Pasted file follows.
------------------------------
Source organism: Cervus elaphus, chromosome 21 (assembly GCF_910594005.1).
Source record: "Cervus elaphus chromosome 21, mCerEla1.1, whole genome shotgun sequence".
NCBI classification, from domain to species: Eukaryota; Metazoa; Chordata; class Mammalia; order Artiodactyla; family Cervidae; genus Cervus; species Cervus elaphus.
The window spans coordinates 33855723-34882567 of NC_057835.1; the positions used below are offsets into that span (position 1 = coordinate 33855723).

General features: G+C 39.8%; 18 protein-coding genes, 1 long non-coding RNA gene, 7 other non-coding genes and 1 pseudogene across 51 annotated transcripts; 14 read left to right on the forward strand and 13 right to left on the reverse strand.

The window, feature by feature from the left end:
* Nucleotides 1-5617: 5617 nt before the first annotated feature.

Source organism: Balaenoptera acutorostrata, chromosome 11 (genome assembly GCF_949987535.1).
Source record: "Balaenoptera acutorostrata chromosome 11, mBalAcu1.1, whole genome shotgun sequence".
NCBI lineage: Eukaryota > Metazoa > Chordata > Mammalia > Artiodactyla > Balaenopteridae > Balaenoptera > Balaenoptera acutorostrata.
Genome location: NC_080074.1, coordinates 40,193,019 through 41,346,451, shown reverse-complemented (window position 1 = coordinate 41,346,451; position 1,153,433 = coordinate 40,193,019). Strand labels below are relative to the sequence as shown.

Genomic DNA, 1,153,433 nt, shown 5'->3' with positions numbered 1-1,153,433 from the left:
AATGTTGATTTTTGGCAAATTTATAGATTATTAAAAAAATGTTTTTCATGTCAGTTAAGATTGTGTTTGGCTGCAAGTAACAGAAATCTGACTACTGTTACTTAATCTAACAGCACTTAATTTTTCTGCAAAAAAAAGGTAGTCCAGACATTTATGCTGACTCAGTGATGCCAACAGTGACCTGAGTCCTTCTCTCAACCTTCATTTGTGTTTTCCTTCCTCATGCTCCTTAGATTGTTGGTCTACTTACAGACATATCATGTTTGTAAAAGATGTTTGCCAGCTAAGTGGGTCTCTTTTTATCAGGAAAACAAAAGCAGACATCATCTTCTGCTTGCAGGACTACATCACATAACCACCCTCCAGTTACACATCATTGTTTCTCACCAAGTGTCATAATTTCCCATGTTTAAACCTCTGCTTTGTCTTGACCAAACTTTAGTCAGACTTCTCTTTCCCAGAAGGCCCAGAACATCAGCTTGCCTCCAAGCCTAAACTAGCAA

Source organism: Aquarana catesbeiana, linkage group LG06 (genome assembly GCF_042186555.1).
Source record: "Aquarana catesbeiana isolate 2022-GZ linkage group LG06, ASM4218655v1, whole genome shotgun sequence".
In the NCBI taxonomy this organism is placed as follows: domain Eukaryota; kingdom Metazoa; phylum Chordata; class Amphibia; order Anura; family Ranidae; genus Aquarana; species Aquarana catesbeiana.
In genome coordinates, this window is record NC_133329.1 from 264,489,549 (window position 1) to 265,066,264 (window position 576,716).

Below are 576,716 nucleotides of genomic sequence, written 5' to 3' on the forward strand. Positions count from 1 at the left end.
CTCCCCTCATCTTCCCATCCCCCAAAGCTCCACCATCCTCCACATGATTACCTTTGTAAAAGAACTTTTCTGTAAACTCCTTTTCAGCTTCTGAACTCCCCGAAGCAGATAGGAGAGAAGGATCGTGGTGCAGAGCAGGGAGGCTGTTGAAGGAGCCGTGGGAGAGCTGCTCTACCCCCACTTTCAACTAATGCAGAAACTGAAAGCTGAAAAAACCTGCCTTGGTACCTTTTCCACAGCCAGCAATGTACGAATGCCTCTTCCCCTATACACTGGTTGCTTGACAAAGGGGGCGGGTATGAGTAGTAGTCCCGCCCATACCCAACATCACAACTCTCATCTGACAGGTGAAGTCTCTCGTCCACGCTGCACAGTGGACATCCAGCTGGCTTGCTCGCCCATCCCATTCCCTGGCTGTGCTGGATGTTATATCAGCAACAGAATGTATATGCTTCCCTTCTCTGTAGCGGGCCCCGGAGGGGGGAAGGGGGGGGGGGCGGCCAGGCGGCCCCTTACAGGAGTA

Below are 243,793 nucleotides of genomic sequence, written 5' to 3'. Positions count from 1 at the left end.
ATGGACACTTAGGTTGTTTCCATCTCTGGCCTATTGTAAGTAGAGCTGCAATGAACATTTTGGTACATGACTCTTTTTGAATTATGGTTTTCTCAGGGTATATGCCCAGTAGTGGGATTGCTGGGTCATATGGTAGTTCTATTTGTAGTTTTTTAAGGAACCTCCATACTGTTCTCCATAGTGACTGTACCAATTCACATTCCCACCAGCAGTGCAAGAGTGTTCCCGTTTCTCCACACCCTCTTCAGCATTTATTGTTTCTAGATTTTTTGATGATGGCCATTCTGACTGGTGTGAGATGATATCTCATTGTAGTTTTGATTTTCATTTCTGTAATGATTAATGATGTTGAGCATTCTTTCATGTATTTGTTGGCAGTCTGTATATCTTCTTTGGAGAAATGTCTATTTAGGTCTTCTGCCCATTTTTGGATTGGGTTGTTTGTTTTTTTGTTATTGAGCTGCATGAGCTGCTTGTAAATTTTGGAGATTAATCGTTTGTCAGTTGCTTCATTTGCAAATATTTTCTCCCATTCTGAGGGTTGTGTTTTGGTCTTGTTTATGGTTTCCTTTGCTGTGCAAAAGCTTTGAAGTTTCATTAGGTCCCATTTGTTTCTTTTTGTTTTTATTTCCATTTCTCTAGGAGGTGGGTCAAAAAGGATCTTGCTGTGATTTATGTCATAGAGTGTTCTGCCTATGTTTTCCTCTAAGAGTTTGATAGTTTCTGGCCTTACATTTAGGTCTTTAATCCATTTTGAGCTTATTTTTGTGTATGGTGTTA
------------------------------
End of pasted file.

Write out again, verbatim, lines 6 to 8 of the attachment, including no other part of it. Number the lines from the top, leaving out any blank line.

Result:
The window, feature by feature from the left end:
* Nucleotides 1-5617: 5617 nt before the first annotated feature.

Source organism: Balaenoptera acutorostrata, chromosome 11 (genome assembly GCF_949987535.1).